James Gunn’s first “Guardians of the Galaxy” remains one of Marvel’s most enjoyable efforts. In a cinematic universe more defined by its restrictions than its possibilities, ‘Guardians’ seemed to break out on its own the most. It was a cocky space opera with an emphasis on adventure and humor, the few weaknesses seemed to be when it fell back on the usual Marvel film tropes such as an undercooked villain.
Full credit then must go to Gunn for trying something a little different with the sequel, which neither falls into the trap of carbon copy repeating its predecessor or falling back on MCU formula (for the most part). Instead, the humor and easy appeal of the first gets nudged to the back burner as the heart comes to the fore and a storyline is built around it. It’s a gamble, one that will yield a decidedly more divided reaction overall.
At best it’s a self-conscious personal treatise on troubled fatherhood, be it themes of absenteeism (Star Lord), abuse (Gamora & Nebula), or alienation (Yondu, Rocket), and all of it delivered with the subtlety of a Kree sledgehammer. It’s a film about fathers and sons in which the use of Cat Stevens’ “Father and Son” is one of its more restrained moves – that’s how overly earnest it is.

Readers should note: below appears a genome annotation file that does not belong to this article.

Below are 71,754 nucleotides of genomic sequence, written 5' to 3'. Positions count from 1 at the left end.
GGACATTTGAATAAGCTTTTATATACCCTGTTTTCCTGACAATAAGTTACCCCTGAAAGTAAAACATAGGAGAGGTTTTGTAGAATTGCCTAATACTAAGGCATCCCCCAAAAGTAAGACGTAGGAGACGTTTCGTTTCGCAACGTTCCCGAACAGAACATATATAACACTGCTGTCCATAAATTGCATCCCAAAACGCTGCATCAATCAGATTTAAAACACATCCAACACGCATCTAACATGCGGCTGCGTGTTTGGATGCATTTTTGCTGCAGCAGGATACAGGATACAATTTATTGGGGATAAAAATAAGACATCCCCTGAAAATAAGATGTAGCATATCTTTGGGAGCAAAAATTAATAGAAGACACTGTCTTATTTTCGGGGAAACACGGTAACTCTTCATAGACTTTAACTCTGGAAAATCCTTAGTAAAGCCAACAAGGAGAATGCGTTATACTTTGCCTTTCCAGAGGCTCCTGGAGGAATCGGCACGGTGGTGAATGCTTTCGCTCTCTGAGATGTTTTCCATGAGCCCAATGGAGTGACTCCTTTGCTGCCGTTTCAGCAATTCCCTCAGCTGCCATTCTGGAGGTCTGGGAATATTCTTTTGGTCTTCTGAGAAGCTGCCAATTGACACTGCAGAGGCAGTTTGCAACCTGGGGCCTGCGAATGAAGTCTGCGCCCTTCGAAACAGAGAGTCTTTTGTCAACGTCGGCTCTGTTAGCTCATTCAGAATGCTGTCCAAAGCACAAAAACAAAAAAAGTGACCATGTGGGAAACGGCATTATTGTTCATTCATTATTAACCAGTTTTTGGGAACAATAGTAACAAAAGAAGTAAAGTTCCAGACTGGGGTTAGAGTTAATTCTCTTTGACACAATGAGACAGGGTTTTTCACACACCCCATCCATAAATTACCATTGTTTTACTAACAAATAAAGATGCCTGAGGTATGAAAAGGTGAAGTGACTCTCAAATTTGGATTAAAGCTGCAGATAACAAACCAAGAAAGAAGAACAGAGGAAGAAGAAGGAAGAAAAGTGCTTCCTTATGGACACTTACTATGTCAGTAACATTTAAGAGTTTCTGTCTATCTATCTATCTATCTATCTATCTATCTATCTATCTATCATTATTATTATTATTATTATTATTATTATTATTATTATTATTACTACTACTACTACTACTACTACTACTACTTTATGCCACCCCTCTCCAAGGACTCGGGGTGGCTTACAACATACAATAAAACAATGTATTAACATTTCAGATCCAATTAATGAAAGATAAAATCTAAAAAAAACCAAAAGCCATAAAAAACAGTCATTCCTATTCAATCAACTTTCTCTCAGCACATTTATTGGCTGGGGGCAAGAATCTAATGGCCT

At worst it’s a misguided misfire, a heavy-handed Pixar film squeezed into a lesser pre-reboot “Star Trek” film where the labored metaphors are too often made manifest. The great visual style and cast chemistry remains intact, but too much of their energy is used to shore up fundamental structural flaws that can and should have been caught sooner.
Pixar films at least rely on a brains trust of creatives to objectively look at a project – meaning every line and emotional beat in the final script is one that had to be fought for and justified. The film has to work not just for the overly emotional, but also for the most jaded cynic in the room as well. This feels like it has had no such vetting, and that lack of oversight at a script level yields a more overworked and uneven result which feels oddly devoid of the natural life, confidence, and energy that coursed through the first’s veins.
Some sequences and ideas in play are inspired – the perfectionism of The Sovereign is superbly executed and pretty much everything related to these gilded ethereal beings, helped immensely by a superb performance by Elisabeth Debicki as the frosty and spiteful High Priestess, is a winner.
Same for the unexpected combination of Yondu and Rocket, the pair’s scenes both apart and together keep the fun, energy, and inventiveness in the foreground and so easily come the closest to recapturing the magic of the first film. Both characters get fleshed out more and there’s some great work from Michael Rooker who gets to show off some real range this time.
The casting remains superb – Pratt, Saldana, Gillan, Cooper, Diesel, Russell and Gunn’s brother Sean Gunn all deliver good work even if their material feels either stuck in all too familiar routine or, in at least one case, their entire personality suddenly changes on a dime.